terms (Indirect quotations) the formula becomes:
= Spot – Forward 360
For quotations expressed in home currency terms
(Direct quotations) the formula becomes:
= Forward – Spot 360
Forward Quotes – Percentage
Many currency pairs are inactively traded, so their exchange
rate is determined through their relationship to a widely
traded third currency.
For example, an Australian importer needs Danish currency
to pay for purchases in Copenhagen.
The Australian dollar (symbol A$) is not widely quoted
against the Danish kroner (symbol DKr).
However, both currencies are quoted against the U.S. dollar.
Assume the following quotes:
Australian dollar A$1.5431/US$
Danish kroner DKr7.0575/US$
The Australian importer can buy one U.S. dollar
for A$1.5431 and with that dollar buy
DKr7.0575. The cross-rate calculation would
However, calculating cross-rates is usually
not as easy as this!
Cross Rates – Example
We have the following rates:
US$1.4419 – 36 / GBP
US$0.6250 – 67 / CHF
Calculate the CHF / GBP rate!
= CHF 2.3008 – 98 / GBP.
Cross Rates – Example
First: How do I get CHF/GBP from the two rates?
CHF/GBP = (US$/GBP)/(US$/CHF)
Second: Bid = go from bottom (GBP) to top (CHF) (use
GBP to buy US$, then US$ to buy CHF)
Third: Ask = go from top (CHF) to bottom (GBP) (use CHF
to buy US$, then US$ to buy GBP)
Fourth: Apply rule from part one to currency rate pairs.
Therefore, CHF 2.3008 – 98 / GBP.
Cross Rates – Tips
As you do more cross rate questions you
will start to see patterns emerging.
For example if both rates are something
per USD or USD per something then you
will have to divide the rates somehow and
you will be matching bids with asks.
Or if the rates are in different forms (USD
is in different places) then you will be
multiplying and you will match bid with
bid and ask with ask.
Cross rates can be used to check on opportunities for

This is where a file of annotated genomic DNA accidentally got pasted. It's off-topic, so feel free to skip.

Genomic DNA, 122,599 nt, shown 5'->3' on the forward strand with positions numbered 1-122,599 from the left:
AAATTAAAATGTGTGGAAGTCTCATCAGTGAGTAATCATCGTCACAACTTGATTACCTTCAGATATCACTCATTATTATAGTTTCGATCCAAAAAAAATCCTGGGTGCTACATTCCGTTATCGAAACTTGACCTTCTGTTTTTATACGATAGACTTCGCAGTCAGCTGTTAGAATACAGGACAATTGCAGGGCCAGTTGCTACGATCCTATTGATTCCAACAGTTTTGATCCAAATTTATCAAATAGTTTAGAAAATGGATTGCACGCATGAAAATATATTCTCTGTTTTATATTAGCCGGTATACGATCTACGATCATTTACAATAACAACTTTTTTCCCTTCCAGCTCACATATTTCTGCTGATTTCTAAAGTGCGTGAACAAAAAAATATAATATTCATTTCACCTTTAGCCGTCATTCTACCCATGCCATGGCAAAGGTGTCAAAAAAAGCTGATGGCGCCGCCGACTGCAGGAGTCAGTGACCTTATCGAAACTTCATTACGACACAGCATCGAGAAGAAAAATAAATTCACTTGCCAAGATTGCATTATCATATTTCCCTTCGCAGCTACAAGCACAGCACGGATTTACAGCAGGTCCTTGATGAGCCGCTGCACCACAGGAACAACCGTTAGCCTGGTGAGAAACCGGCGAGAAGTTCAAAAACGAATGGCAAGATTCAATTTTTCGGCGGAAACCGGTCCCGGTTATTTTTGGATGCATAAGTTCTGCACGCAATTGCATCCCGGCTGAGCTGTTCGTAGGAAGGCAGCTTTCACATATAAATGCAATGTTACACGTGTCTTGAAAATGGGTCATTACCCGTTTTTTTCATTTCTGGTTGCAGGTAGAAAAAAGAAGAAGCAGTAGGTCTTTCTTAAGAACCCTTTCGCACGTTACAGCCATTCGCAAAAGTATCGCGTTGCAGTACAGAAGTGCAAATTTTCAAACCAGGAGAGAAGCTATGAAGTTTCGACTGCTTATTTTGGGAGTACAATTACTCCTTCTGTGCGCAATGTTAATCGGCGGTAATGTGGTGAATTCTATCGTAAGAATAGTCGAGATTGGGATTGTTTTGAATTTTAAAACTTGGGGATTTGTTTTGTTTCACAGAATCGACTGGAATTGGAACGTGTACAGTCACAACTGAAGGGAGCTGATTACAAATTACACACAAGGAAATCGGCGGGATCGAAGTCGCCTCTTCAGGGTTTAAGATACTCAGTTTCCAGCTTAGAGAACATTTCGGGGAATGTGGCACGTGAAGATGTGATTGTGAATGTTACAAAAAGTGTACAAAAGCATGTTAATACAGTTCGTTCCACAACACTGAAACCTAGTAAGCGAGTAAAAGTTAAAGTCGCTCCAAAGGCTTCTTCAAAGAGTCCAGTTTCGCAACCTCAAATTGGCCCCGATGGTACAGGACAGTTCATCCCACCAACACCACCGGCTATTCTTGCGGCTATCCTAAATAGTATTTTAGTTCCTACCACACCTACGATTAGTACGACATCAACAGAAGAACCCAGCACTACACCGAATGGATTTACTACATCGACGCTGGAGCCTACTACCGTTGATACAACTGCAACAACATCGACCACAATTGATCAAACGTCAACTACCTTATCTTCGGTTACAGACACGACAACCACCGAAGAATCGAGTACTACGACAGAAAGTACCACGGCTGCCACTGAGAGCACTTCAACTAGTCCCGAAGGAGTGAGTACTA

inter-market arbitrage. Suppose the following exchange
rates are available:
Bank of America: Dutch guilders (fl) per U.S. $ fl1.9025/U.S.$
Dominion Bank: Canadian dollars per U.S. $ C$1.2646/U.S.$
ABN Amro Bank: Dutch guilders per Canadian $ fl1.5214/C$
The synthetic cross rate between Dutch
guilders and Canadian dollars is:
You get more
Triangular Arbitrage – Example
Profit = fl 11,281Profit = fl 11,281
• Measuring a change in the foreign currency for
quotations expressed in home currency terms
%∆ = Ending rate – Beginning Rate
• Quotations expressed in foreign currency terms
%∆ = Beginning Rate – Ending Rate
Beginning Rate x 100
Ending Rate x 100
Measuring a Change in the Spot Rate
The Australian dollar was quoted at A$1.8445/US$ on
Aug 19, 2002, while on March 2, 2004 it was quoted at
What is the appreciation/depreciation of the US$?
Thus, the appreciation/depreciation of the US$, relative
to the A$ from t-1 to t is:
S S A /$
S A /$
= = = −
Thus, the U.S.$ has depreciated
relative to the A$ by 27.6%
To calculate the appreciation/depreciation of the
Australian dollar, relative to the US dollar, we want the
denominator currency to be the A$:
At t-1: A$1.8445/US$ = US$0.5422/A$
At t: A$1.335/US$ = US$0.7491/A$
$0.7491 $0.5422/ $
S S A
= = =
Thus, the A$ has appreciated
relative to the US $ by 38.2%
$ depreciation, A$ appreciation not equal
In general, the percentage appreciation in one currency
is not equal to the percentage depreciation in the other
1 + RA$ = (1 + RUS$)